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The Mac Weekly

The Student News Site of Macalester College

The Mac Weekly

The Student News Site of Macalester College

The Mac Weekly

Addiction to sports: why I still tune in

By Mark Thomson

This Thanksgiving I went home. It was an extremely productive trip as I saw everyone I needed to see and ate some delicious food. Other than the usual shenanigans with my friends, nothing really stood out as particularly notable except for two exceptions. I was in the midst of a pretty heated sports discussion about whether or not Michael Vick deserved the NFL MVP with a good friend of mine when another friend of ours interrupted us. Without any context or provoking whatsoever, she commented (and I’m paraphrasing) “Oh you’re talking about that dog killer. What a terrible person. He should still be in jail.”

I immediately looked down at my feet. I had been arguing (rather vehemently I might add) that he was playing better football than anyone in the league and his comeback was a great story. My buddy agreed with both of these sentiments, but he believed that since Vick missed almost four whole games due to injury that he hadn’t played enough to warrant the award. The fact that he was a convicted dog killer didn’t even come up in our conversation. As a result, we quickly changed the subject. I wasn’t ready to get in a debate with a dog lover about Michael Vick.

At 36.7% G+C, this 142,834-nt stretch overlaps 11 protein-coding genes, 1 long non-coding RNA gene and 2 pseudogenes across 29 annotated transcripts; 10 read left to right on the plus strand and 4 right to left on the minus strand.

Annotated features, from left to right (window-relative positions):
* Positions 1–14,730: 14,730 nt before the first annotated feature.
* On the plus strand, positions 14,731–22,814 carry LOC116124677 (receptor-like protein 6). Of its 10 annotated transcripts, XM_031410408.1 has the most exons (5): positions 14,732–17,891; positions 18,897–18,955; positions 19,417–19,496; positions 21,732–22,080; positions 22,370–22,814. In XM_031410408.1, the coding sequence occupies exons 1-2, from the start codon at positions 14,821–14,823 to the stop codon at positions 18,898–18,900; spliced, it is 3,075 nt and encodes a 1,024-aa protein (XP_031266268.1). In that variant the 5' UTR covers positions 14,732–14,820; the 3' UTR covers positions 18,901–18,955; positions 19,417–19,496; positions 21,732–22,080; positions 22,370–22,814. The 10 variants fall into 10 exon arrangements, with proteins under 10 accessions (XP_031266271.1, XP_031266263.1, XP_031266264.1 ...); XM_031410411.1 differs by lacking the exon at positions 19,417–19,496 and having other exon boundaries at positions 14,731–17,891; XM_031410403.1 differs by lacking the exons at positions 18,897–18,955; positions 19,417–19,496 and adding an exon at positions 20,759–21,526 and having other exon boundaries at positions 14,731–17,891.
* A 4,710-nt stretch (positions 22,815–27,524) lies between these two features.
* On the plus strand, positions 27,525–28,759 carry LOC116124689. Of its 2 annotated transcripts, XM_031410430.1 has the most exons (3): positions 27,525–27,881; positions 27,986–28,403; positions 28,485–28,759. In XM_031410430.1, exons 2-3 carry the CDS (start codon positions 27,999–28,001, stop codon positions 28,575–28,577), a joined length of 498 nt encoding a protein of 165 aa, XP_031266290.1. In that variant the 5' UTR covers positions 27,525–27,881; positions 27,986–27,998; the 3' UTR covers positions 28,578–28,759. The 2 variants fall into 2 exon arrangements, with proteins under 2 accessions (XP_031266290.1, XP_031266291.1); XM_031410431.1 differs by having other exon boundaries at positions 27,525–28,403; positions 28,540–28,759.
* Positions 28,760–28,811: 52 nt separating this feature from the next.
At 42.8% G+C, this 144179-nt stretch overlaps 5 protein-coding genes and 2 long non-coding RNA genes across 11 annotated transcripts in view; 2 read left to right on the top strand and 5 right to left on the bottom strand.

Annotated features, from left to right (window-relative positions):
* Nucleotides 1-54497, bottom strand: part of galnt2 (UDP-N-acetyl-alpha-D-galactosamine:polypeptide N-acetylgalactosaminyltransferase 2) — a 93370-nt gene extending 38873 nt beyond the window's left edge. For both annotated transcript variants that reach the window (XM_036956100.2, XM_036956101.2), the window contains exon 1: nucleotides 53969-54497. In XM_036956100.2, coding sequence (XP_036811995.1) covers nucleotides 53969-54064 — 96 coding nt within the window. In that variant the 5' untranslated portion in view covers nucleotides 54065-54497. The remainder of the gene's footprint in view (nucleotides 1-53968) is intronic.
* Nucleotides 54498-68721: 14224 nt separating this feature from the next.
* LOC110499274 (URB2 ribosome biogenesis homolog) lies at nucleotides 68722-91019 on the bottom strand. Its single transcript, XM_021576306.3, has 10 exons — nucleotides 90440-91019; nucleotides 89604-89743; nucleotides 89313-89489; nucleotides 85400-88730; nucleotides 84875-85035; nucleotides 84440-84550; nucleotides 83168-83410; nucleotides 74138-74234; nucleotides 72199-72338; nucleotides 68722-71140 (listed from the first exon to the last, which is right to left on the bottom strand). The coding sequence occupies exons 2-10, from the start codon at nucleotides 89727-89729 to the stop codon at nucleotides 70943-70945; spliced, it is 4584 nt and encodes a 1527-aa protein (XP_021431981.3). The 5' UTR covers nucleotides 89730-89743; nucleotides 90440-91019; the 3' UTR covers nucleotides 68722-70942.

Later that evening, I was talking sports again with my buddies (a fairly reoccurring theme with me) and the topic of Cam Newton came up. The conversation transitioned to Reggie Bush and then the entire NCAA system. We started talking about Newton during the start of the Auburn Alabama game and this conversation took us into the start of the second quarter, so you can figure how long this took.

Both of these incidents got me thinking on the plane ride home. Why do I watch sports? You read the news and almost invariably some player is getting suspended or some allegation is being made. Looking at the front page of right now, there are links to articles about James Harrison being fined for fourth time this year, Stephen Jackson being suspended for berating an official, Andre Johnson and Cortland Finnegan’s fight, rowdy fans, and a video of Derek Anderson yelling at a reporter.

In these times, it’s really easy to be cynical. I know that some of my friends have lost some faith in the integrity of these games. We live in an age where steroids have tarnished our national pastime and referees fix outcomes of games. Yet for whatever reason I continue to tune in. And I’ve been asking myself why.

Do I just choose to overlook whatever problems are happening in the sporting world? No, I’m as cognizant as ever as to what’s going on. It’s pretty hard to ignore all of these issues when they happen so often. Do I choose to excuse the actions of these athletes? I guess in certain cases this is true. For Vick, that’s definitely the case, although it may be primarily due to the fact that he served his time. But for guys like Donté Stallworth who run over people in their cars while legally drunk? Definitely not.